Queen Victoria is deeply depressed after the death of her husband, disappearing from public. Her servant Brown, who adores her, through caress and admiration brings her back to life, but ... See full summary »
When Sarah Hopson realizes her successful high-rise New York lifestyle is devoid of meaning, she packs her bags and heads for her home town in the Scottish Borders to look for Sam, her ... See full summary »
Madame Ranevskaya (Rampling) is a spoiled aging aristocratic lady, who returns from a trip to Paris to face the loss of her magnificent Cherry Orchard estate after a default on the mortgage... See full summary »
Centuries ago, under the sands of ancient Egypt, a prince was buried and his tomb eternally curses so that no man would ever again suffer from his evil ways. But hundreds of years later on ... See full summary »
Jason Scott Lee,
A meditation on power and the metaphor of the body of state, based on the real episode of dementia experienced by George III [now suspected a victim of porphyria, a blood disorder]. As he ... See full summary »
The tragic, unexpected death of David in a car-crash causes the cozy, safe life of gardener Beth to be thrown into complete chaos. In the aftermath, as Beth begins to pick up the pieces, ... See full summary »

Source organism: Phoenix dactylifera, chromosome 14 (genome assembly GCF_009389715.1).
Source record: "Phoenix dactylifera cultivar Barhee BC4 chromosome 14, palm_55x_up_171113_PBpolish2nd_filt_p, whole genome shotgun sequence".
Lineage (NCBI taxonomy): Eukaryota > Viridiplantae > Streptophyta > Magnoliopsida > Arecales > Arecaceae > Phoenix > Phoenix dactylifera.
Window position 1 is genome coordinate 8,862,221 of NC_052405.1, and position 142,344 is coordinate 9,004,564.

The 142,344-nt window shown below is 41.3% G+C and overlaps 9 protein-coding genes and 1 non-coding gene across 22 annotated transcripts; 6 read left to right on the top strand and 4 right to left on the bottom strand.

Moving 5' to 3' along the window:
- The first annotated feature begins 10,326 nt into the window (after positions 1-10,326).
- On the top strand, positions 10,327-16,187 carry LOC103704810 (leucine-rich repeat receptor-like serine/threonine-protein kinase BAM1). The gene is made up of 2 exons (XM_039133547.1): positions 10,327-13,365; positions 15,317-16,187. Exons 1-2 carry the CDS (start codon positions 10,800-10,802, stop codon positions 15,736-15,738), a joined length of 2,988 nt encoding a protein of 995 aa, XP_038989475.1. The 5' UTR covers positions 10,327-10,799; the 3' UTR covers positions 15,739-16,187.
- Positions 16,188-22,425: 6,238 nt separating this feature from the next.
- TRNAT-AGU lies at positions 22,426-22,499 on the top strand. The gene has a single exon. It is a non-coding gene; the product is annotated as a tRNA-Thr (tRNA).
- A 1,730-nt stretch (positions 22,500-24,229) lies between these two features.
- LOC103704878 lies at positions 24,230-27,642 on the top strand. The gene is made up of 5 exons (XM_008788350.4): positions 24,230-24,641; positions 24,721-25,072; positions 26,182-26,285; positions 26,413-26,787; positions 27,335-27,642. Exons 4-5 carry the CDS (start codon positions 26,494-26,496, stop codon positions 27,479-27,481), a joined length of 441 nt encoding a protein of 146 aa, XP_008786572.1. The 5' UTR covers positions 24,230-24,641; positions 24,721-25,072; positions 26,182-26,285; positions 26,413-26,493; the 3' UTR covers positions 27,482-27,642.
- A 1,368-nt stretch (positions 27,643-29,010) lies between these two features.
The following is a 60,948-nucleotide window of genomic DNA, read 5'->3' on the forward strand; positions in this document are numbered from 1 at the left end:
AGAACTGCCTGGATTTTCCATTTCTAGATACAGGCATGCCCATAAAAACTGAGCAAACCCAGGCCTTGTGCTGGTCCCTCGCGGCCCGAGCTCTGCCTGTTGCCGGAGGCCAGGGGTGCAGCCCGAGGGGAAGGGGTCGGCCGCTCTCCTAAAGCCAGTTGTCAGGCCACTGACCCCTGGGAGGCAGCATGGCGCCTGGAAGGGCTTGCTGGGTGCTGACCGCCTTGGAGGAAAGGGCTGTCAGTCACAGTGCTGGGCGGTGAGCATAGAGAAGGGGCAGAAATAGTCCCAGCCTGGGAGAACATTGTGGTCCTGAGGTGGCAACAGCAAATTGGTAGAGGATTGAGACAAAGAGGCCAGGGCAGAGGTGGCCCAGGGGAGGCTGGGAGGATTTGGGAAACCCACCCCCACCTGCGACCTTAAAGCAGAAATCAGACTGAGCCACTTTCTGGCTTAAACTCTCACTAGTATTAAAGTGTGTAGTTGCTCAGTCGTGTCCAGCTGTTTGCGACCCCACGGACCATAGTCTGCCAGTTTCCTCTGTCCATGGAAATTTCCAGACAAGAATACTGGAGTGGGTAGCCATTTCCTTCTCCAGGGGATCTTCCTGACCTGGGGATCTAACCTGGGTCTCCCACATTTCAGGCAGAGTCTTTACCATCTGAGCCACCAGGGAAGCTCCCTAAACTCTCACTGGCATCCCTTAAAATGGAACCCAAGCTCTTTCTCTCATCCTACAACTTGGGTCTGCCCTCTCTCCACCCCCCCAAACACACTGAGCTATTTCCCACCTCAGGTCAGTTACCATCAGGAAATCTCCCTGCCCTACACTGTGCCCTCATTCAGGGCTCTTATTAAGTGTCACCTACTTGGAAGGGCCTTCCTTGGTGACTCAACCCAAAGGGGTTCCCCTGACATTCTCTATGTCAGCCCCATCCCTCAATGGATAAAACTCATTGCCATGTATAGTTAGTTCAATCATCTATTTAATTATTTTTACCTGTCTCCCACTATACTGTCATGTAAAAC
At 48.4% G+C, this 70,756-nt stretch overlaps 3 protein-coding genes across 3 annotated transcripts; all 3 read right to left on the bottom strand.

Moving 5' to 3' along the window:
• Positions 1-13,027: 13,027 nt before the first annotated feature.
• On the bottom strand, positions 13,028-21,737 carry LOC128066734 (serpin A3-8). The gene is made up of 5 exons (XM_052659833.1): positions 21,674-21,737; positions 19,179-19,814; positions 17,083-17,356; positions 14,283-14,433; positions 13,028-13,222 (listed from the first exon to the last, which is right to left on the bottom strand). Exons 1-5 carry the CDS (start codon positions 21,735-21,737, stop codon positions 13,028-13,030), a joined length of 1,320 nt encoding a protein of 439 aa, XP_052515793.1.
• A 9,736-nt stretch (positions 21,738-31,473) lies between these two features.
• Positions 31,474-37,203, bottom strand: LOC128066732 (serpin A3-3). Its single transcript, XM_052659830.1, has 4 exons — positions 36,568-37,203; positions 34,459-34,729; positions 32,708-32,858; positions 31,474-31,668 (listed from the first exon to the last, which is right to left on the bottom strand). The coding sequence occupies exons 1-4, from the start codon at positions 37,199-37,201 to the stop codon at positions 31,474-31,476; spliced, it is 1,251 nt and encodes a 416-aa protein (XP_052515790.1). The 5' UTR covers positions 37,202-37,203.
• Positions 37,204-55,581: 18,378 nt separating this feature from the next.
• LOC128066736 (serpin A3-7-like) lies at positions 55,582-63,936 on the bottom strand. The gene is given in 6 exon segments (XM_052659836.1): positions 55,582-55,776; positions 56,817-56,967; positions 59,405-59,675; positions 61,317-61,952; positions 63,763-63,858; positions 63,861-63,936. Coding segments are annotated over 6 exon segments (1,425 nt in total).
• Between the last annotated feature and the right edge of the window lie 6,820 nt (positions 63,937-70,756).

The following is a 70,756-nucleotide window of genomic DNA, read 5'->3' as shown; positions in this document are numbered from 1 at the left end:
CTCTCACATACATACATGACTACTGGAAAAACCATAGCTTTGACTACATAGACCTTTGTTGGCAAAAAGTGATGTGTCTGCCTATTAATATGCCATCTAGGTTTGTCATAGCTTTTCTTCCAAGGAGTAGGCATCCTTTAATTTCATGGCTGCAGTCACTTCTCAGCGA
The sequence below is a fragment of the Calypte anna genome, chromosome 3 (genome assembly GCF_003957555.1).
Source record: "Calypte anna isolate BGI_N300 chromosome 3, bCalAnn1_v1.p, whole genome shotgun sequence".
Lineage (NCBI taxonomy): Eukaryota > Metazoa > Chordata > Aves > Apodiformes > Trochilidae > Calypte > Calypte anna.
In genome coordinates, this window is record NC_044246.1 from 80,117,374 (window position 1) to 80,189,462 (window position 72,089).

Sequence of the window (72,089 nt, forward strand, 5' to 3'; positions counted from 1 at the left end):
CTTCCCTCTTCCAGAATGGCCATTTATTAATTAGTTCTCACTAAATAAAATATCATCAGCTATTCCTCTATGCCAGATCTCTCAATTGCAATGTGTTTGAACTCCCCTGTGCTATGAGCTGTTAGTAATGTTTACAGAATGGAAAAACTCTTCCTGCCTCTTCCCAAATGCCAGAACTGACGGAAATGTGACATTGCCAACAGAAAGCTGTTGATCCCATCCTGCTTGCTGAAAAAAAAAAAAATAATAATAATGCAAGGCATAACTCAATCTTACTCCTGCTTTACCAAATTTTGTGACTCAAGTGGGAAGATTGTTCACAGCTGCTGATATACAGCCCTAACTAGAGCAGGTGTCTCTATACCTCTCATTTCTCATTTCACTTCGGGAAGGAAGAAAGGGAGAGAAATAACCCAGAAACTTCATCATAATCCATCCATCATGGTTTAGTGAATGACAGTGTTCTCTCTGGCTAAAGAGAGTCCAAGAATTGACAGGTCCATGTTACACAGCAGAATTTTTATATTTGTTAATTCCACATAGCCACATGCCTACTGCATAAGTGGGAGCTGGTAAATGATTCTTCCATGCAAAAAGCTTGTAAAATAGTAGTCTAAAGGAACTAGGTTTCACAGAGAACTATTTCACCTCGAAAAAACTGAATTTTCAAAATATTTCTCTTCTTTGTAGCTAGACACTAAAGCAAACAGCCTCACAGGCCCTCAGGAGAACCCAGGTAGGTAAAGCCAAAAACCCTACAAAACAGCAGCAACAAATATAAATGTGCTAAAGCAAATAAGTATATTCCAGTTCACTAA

Queen Victoria is deeply depressed after the death of her husband, disappearing from public. Her servant Brown, who adores her, through caress and admiration brings her back to life, but that relationship creates scandalous situation and is likely to lead to monarchy crisis. Written by
At Osborne House, Brown is standing on the upper terrace, below the second story grand hall windows, with the Queen's white pony, ready and waiting for the Queen's call to ride. Seen at upper terrace level, he is standing on the horse's right side, as the Queen is walking through the grand hall with her daughters, she notices Brown standing and waiting through the window, and pauses at the window to observe more closely, but now Brown is standing on the horse's left side, which appears closer to the window because of the angle of the shot.. See more »
I have sent for a Mr. John BROWN from Balmoral. Her majesty has mentioned him, on one or two occasions, as being a most devoted outdoor servant to Prince Albert during his last days there. The depths of the Queen's sorrow remain impenetrable. She has now restricted herself to a regime of such ferocious introspection that we are all at our wits' end. The Household continues, at her instruction, to observe the rituals now so familiar to her, in a vain attempt to render vivid that which can never ...
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This movie is a treasure. Judi Dench deserved an Oscar for her work. If I ever see her on the street, I will apologize for the stupidity of the Academy. Billy Connolly was terrific also and deserved his own nomination. This movie is magnificent; one of the best I've seen in a long time. Even if you think this kind of thing is too Masterpiece Theatre, I think you would enjoy this.
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